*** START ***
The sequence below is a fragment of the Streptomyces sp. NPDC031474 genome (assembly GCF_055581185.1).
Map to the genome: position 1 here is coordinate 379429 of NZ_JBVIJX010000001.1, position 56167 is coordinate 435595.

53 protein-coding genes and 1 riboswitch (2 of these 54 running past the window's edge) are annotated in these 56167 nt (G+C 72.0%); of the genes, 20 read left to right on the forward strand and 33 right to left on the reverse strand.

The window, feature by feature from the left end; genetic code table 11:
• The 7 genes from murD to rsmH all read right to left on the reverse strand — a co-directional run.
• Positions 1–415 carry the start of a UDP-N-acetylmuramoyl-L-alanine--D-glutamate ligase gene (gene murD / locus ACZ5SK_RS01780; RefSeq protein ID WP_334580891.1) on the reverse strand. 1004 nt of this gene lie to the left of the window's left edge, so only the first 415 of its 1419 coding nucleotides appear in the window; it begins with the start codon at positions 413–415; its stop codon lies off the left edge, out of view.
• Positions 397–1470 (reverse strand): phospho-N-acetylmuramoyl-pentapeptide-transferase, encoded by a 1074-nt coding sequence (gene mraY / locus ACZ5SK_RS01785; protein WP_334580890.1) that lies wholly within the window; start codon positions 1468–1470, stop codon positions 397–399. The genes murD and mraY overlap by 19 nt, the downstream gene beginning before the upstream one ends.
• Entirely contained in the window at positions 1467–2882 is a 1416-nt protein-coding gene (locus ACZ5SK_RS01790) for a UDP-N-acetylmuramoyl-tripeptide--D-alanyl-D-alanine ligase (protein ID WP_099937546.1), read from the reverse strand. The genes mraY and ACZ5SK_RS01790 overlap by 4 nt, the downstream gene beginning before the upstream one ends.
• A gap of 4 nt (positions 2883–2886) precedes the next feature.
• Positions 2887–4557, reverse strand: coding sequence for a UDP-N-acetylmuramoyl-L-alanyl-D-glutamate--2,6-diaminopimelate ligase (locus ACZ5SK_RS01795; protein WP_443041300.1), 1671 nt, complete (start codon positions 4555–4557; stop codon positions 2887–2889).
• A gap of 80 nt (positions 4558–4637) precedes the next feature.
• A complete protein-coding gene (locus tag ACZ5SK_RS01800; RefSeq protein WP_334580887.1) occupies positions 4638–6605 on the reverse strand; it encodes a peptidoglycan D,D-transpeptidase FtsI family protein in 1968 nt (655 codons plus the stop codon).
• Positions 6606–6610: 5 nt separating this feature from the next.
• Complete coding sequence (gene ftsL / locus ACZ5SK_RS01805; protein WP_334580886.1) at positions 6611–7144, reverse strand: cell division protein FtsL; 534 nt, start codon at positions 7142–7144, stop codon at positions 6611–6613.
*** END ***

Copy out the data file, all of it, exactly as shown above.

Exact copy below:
The sequence below is a fragment of the Streptomyces sp. NPDC031474 genome (assembly GCF_055581185.1).
Map to the genome: position 1 here is coordinate 379429 of NZ_JBVIJX010000001.1, position 56167 is coordinate 435595.

53 protein-coding genes and 1 riboswitch (2 of these 54 running past the window's edge) are annotated in these 56167 nt (G+C 72.0%); of the genes, 20 read left to right on the forward strand and 33 right to left on the reverse strand.

The window, feature by feature from the left end; genetic code table 11:
• The 7 genes from murD to rsmH all read right to left on the reverse strand — a co-directional run.
• Positions 1–415 carry the start of a UDP-N-acetylmuramoyl-L-alanine--D-glutamate ligase gene (gene murD / locus ACZ5SK_RS01780; RefSeq protein ID WP_334580891.1) on the reverse strand. 1004 nt of this gene lie to the left of the window's left edge, so only the first 415 of its 1419 coding nucleotides appear in the window; it begins with the start codon at positions 413–415; its stop codon lies off the left edge, out of view.
• Positions 397–1470 (reverse strand): phospho-N-acetylmuramoyl-pentapeptide-transferase, encoded by a 1074-nt coding sequence (gene mraY / locus ACZ5SK_RS01785; protein WP_334580890.1) that lies wholly within the window; start codon positions 1468–1470, stop codon positions 397–399. The genes murD and mraY overlap by 19 nt, the downstream gene beginning before the upstream one ends.
• Entirely contained in the window at positions 1467–2882 is a 1416-nt protein-coding gene (locus ACZ5SK_RS01790) for a UDP-N-acetylmuramoyl-tripeptide--D-alanyl-D-alanine ligase (protein ID WP_099937546.1), read from the reverse strand. The genes mraY and ACZ5SK_RS01790 overlap by 4 nt, the downstream gene beginning before the upstream one ends.
• A gap of 4 nt (positions 2883–2886) precedes the next feature.
• Positions 2887–4557, reverse strand: coding sequence for a UDP-N-acetylmuramoyl-L-alanyl-D-glutamate--2,6-diaminopimelate ligase (locus ACZ5SK_RS01795; protein WP_443041300.1), 1671 nt, complete (start codon positions 4555–4557; stop codon positions 2887–2889).
• A gap of 80 nt (positions 4558–4637) precedes the next feature.
• A complete protein-coding gene (locus tag ACZ5SK_RS01800; RefSeq protein WP_334580887.1) occupies positions 4638–6605 on the reverse strand; it encodes a peptidoglycan D,D-transpeptidase FtsI family protein in 1968 nt (655 codons plus the stop codon).
• Positions 6606–6610: 5 nt separating this feature from the next.
• Complete coding sequence (gene ftsL / locus ACZ5SK_RS01805; protein WP_334580886.1) at positions 6611–7144, reverse strand: cell division protein FtsL; 534 nt, start codon at positions 7142–7144, stop codon at positions 6611–6613.